Melanie L. Sattler
Department of Civil Engineering, University of Texas at Arlington, Box 19308, Arlington, TX 76010, USA.
In developed countries, municipal wastewater treatment has historically used aerobic biological processes like activated sludge. Anaerobic processes have been used only to treat sludge resulting from aerobic processes, as well as high-strength industrial wastewaters. In aerobic processes, organic compounds combine with oxygen to form carbon dioxide and water. In this conversion, much energy is lost to air – about 20 times as much as with an anaerobic process. In contrast, anaerobic processes produce methane, which can be used as a renewable energy source. In recent years, anaerobic reactor technology has advanced, and studies have demonstrated that anaerobic processes can be used successfully to treat low-strength wastewaters, including municipal wastewaters. This allows a valuable renewable energy resource to be tapped. In general, anaerobic systems can remove 75-95% biochemical oxygen demand (BOD), and 70- 98% chemical oxygen demand (COD), and up to 100% total suspended solids (TSS). Capital costs, operational costs and energy requirements are typically lower for anaerobic processes compared to aerobic systems, even if the anaerobic systems must include post-treatment processes to achieve water quality standards. Anaerobic municipal wastewater treatment can be particularly attractive for developing countries, which are confronting rapidly increasing water pollution problems. This paper will:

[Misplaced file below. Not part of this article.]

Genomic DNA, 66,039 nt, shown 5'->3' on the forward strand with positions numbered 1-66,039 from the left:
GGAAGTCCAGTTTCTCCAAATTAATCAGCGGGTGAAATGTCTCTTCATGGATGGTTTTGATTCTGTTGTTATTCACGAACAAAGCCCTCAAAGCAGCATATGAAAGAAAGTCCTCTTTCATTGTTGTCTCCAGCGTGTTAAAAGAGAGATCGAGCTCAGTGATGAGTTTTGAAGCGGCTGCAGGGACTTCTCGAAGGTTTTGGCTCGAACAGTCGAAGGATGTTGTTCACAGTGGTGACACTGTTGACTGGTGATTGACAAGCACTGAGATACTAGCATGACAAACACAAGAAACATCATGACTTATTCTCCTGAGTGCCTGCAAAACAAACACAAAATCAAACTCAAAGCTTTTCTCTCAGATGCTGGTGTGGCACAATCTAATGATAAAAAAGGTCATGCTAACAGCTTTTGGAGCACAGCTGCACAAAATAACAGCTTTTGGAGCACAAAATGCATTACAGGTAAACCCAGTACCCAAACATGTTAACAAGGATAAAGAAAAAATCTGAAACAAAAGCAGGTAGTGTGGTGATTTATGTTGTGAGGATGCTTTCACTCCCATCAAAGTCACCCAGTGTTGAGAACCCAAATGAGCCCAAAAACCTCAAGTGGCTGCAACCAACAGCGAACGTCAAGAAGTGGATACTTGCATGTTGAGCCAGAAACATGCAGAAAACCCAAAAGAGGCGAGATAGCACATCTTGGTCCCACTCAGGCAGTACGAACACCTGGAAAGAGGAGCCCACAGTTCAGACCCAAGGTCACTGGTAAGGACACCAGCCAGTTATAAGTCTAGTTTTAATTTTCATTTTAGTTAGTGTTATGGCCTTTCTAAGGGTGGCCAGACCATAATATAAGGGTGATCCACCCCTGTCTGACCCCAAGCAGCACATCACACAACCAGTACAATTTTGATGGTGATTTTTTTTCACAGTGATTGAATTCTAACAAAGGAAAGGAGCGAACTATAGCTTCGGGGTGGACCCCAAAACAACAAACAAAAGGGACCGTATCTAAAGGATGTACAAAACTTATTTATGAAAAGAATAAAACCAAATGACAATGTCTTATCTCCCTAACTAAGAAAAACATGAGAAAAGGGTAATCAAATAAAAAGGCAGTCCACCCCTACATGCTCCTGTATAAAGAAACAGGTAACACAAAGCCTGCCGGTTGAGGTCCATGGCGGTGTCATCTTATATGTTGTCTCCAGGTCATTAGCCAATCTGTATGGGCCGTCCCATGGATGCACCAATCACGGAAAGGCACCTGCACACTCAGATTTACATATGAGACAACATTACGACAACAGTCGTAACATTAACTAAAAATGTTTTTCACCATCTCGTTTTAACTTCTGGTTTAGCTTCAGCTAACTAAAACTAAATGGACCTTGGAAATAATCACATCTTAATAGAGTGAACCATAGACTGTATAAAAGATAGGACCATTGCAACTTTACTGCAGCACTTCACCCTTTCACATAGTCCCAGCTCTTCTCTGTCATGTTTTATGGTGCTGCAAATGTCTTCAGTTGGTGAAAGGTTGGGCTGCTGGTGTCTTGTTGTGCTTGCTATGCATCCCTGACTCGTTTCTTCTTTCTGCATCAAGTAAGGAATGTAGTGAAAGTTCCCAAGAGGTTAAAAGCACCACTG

1. provide an overview of anaerobic and aerobic treatment processes, including anaerobic system limitations that have been overcome by recent advances.
2. discuss benefits and limitations of anaerobic wastewater treatment processes compared with aerobic processes.
3. summarize recent studies of anaerobic processes for treating municipal wastewater.